Bird enthusiasts and members of the public across the country have supported the project by reporting sightings of the eagles and sharing these via @seaeagleengland on social media or via the Roy Dennis Wildlife Foundation website.
Roy Dennis, MBE, Founder of the Roy Dennis Wildlife Foundation said:
“We are now three years into this reintroduction project, and it is extremely encouraging to see just how successfully white-tailed eagles are settling into the English landscape. Highlights for me have included watching the birds learn how to successfully fish all year round and the growing interactions between the birds. I am also always fascinated in tracking some of their huge exploratory flights across England and Europe and their ultimate return back to the Isle of Wight.”
“We have seen from other reintroduction programmes that returning lost species offers real benefits for the health of our environment, and to people and local economies. None of this would be possible without the support of many people and I would like to thank everyone who has helped us again with this year’s release and ongoing monitoring of the birds.”
Steve Egerton-Read, White-Tailed Eagle Project Officer, Forestry England, said:
“Over the last three years we have closely tracked the progress of these incredible birds. It’s been brilliant to see how well they are fitting into the landscape and we are hopeful that before too long they will breed in England again.”
“It’s been particularly rewarding to hear from people across the country who are delighted to have seen the birds in their local area. It’s still a real thrill for me to see these incredible birds in the skies above the Isle of Wight and I look forward to the day that they are re-established right across southern England.”
The reintroduction of white-tailed eagles is being conducted under licence from Natural England, the Government’s wildlife licensing authority. All of the young birds involved in the project are collected under a NatureScot licence from the wild in Scotland and brought to the Isle of Wight.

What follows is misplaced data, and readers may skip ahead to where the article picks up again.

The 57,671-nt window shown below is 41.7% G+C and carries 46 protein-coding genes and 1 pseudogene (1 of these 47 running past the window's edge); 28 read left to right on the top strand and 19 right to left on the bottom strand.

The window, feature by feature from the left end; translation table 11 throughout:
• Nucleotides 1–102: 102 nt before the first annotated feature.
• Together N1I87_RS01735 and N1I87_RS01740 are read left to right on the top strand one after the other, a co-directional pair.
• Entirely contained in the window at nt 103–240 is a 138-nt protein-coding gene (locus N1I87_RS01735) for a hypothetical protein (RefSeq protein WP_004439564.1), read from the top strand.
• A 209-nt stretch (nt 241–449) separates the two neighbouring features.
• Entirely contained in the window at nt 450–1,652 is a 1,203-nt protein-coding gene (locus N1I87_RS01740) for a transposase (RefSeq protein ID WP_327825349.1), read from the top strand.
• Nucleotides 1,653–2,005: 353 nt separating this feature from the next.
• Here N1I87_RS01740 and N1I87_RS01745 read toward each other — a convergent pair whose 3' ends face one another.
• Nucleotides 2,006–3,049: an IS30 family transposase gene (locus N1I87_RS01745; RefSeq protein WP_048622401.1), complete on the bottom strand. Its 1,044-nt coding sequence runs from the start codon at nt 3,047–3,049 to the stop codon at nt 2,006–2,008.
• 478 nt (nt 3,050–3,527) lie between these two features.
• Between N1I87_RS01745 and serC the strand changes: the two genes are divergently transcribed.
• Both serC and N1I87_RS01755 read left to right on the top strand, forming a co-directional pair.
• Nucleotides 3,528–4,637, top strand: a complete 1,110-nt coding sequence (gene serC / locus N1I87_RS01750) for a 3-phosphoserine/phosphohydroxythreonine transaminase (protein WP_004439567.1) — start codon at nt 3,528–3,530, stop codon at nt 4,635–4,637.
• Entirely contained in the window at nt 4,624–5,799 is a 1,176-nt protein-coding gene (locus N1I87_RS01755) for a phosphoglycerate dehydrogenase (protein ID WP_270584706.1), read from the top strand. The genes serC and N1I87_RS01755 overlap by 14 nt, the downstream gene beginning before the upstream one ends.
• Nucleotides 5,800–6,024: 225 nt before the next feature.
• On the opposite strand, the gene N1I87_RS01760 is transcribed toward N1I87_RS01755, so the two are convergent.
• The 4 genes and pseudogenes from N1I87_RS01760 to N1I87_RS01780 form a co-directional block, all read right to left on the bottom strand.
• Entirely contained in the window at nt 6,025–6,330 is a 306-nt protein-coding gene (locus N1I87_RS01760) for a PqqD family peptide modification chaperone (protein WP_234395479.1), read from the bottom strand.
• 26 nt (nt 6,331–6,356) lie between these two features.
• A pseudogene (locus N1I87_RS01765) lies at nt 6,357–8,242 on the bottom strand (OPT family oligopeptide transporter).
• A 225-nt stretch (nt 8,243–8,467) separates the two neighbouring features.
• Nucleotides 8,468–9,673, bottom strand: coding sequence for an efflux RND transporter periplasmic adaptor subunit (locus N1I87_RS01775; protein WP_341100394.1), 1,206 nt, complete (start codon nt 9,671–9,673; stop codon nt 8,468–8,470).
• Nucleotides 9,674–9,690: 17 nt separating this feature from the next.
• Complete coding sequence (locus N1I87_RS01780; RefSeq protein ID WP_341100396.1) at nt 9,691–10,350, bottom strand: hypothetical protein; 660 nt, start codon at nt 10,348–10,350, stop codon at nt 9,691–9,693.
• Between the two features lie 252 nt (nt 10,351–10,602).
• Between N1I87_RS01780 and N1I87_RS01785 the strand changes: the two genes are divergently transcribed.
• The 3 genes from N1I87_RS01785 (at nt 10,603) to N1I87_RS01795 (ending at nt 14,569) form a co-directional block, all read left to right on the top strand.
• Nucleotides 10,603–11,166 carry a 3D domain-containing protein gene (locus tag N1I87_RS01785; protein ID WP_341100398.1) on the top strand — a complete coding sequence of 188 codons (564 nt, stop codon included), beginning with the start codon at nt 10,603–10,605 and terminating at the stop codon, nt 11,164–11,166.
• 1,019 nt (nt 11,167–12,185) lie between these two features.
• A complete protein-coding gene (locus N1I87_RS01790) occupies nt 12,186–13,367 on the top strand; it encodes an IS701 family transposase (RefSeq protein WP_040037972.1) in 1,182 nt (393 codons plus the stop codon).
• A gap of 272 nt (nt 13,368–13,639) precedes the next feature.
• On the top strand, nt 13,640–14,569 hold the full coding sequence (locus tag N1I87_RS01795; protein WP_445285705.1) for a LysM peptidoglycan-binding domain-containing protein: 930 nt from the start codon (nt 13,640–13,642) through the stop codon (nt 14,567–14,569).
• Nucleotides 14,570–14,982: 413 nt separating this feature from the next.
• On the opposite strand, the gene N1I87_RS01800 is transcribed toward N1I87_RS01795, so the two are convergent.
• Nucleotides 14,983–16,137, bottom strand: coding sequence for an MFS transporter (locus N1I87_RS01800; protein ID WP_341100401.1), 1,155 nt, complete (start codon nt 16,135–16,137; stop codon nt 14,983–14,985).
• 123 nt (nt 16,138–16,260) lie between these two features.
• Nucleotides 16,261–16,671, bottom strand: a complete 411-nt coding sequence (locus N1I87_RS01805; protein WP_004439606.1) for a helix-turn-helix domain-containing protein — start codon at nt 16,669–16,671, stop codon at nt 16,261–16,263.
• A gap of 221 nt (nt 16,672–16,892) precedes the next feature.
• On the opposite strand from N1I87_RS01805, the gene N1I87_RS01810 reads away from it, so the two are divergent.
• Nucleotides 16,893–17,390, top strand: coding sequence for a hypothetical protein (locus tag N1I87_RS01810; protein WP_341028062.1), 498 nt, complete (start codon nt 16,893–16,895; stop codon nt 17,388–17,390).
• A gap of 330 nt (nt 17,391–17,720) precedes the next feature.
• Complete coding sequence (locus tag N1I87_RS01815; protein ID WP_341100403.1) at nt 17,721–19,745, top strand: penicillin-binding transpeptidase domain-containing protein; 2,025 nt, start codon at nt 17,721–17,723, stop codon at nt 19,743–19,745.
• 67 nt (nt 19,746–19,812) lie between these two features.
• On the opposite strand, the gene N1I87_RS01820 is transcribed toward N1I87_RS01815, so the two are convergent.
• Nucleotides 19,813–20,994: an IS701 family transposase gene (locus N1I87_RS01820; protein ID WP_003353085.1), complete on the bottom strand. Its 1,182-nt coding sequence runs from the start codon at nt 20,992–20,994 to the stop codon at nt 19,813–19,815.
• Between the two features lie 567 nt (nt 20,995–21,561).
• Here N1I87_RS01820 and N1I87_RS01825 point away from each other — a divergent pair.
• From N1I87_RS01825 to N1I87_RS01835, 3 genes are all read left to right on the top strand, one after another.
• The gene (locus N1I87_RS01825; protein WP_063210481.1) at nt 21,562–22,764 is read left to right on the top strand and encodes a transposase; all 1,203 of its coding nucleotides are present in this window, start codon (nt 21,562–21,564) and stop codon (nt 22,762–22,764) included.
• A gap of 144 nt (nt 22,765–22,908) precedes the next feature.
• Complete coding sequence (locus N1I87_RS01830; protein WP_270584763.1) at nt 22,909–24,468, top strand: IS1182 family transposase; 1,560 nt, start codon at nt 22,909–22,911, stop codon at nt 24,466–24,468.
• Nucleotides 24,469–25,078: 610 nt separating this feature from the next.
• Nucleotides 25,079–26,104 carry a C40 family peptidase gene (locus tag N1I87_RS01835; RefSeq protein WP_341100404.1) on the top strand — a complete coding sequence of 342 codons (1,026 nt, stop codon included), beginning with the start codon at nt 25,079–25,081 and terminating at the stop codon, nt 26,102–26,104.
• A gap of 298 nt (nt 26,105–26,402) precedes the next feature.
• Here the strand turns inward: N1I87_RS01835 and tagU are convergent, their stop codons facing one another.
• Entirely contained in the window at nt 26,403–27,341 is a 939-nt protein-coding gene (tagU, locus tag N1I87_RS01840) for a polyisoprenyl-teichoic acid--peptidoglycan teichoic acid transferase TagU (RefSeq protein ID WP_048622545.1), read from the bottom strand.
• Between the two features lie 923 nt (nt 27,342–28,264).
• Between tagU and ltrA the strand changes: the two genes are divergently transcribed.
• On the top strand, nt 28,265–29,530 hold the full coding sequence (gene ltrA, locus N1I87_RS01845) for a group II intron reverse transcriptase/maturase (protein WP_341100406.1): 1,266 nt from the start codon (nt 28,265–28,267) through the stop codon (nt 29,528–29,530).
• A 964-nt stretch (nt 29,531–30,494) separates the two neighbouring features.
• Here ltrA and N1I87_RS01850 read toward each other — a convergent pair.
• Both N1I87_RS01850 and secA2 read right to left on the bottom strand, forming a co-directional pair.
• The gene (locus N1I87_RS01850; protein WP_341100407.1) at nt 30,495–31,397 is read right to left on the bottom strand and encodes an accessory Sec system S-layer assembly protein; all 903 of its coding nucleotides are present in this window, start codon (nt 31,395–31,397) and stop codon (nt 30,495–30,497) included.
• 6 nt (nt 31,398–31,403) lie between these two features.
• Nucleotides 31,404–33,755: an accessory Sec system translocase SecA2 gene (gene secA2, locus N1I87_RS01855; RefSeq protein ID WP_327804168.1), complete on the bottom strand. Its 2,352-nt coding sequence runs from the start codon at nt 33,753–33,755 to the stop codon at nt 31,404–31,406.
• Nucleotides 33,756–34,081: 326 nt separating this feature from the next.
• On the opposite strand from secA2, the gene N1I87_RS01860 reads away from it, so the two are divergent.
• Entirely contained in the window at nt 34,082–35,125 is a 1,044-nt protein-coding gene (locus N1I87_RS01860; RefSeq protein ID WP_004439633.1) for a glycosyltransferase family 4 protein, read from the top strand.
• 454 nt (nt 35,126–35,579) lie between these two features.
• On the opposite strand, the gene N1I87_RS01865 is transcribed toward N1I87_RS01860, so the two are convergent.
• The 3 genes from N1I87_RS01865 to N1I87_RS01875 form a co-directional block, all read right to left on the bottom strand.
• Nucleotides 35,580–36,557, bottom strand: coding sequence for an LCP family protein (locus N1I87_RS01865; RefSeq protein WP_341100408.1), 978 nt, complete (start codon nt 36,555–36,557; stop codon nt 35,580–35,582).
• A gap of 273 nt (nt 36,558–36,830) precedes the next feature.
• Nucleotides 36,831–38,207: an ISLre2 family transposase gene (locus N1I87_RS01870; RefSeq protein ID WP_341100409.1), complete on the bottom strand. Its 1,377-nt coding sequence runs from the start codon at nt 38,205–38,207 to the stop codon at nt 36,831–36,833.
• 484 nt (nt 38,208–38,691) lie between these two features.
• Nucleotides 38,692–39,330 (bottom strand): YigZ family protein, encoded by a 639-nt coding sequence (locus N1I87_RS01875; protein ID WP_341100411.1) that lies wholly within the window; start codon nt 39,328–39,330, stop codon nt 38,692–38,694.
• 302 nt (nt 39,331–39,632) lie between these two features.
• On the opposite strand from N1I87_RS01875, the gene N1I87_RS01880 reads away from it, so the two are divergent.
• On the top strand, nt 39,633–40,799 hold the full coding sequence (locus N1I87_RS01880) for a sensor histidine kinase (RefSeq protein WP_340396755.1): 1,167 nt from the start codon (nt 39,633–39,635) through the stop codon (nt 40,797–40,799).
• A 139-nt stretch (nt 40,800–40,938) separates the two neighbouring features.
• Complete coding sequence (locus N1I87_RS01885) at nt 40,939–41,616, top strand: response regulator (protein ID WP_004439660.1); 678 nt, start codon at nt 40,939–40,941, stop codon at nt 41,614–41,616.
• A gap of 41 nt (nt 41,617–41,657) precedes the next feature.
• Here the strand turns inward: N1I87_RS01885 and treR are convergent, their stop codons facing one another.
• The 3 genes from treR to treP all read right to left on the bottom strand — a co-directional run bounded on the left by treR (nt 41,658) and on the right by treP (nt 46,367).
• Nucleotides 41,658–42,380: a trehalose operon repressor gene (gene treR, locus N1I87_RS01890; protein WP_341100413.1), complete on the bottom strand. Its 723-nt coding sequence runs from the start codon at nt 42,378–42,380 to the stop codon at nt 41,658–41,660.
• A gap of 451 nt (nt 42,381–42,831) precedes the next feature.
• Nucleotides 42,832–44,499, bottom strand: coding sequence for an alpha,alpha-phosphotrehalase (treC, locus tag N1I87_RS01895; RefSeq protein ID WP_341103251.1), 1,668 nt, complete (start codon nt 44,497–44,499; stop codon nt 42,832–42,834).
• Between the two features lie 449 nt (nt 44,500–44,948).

Natural England Chair, Tony Juniper, said:
“Today’s release marks another important milestone on the road toward the restoration of these magnificent birds as a breeding species in England. I’m so encouraged to see this project go from strength to strength, with this third release enabling white-tailed eagles to strengthen their foothold on the Isle of Wight.”
“We will continue to work closely with Roy Dennis and his team, Forestry England and various stakeholders to ensure this project serves as a guide for further successful species reintroductions in England, which are a vital part of achieving our overarching goal for nature recovery.”
This year the project again received valuable support from pilot Graham Mountford, and his daughter, Helen, who flew a cohort of birds south from the Outer Hebrides in his plane, thereby greatly reducing the transit time for the birds.
The Isle of Wight was chosen as the location to reintroduce the white-tailed eagles, also known as sea eagles, as it offers an ideal habitat for these coastal loving birds with plentiful sources of food in the surrounding waters. It also offers a central position on the south coast allowing the birds to disperse and link with other populations in Scotland, Ireland and on the continent.
A comprehensive feasibility study and public surveys were conducted prior to reintroduction and a steering group made up of local organisations and members of the community are helping to guide the project.